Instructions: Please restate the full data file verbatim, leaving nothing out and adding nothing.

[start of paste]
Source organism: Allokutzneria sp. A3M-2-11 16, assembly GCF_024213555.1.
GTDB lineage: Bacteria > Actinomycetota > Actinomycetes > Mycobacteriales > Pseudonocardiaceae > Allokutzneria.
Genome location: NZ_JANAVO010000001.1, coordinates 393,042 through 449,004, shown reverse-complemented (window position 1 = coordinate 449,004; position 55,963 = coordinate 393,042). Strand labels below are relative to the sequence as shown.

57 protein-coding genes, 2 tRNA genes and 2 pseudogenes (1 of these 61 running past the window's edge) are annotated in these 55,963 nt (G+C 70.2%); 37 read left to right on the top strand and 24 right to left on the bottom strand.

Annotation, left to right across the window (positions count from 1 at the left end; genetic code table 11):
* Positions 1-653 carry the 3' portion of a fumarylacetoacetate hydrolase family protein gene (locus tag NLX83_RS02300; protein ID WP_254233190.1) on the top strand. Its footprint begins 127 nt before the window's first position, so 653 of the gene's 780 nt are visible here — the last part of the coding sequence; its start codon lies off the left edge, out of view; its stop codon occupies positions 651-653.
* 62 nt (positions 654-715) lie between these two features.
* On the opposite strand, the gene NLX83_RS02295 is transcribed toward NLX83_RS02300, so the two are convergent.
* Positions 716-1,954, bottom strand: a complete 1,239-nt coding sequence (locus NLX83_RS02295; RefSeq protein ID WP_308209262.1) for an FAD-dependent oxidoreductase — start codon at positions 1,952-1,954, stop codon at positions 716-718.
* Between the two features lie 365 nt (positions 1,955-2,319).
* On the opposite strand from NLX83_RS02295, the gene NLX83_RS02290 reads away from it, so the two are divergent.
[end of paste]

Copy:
Source organism: Allokutzneria sp. A3M-2-11 16, assembly GCF_024213555.1.
GTDB lineage: Bacteria > Actinomycetota > Actinomycetes > Mycobacteriales > Pseudonocardiaceae > Allokutzneria.
Genome location: NZ_JANAVO010000001.1, coordinates 393,042 through 449,004, shown reverse-complemented (window position 1 = coordinate 449,004; position 55,963 = coordinate 393,042). Strand labels below are relative to the sequence as shown.

57 protein-coding genes, 2 tRNA genes and 2 pseudogenes (1 of these 61 running past the window's edge) are annotated in these 55,963 nt (G+C 70.2%); 37 read left to right on the top strand and 24 right to left on the bottom strand.

Annotation, left to right across the window (positions count from 1 at the left end; genetic code table 11):
* Positions 1-653 carry the 3' portion of a fumarylacetoacetate hydrolase family protein gene (locus tag NLX83_RS02300; protein ID WP_254233190.1) on the top strand. Its footprint begins 127 nt before the window's first position, so 653 of the gene's 780 nt are visible here — the last part of the coding sequence; its start codon lies off the left edge, out of view; its stop codon occupies positions 651-653.
* 62 nt (positions 654-715) lie between these two features.
* On the opposite strand, the gene NLX83_RS02295 is transcribed toward NLX83_RS02300, so the two are convergent.
* Positions 716-1,954, bottom strand: a complete 1,239-nt coding sequence (locus NLX83_RS02295; RefSeq protein ID WP_308209262.1) for an FAD-dependent oxidoreductase — start codon at positions 1,952-1,954, stop codon at positions 716-718.
* Between the two features lie 365 nt (positions 1,955-2,319).
* On the opposite strand from NLX83_RS02295, the gene NLX83_RS02290 reads away from it, so the two are divergent.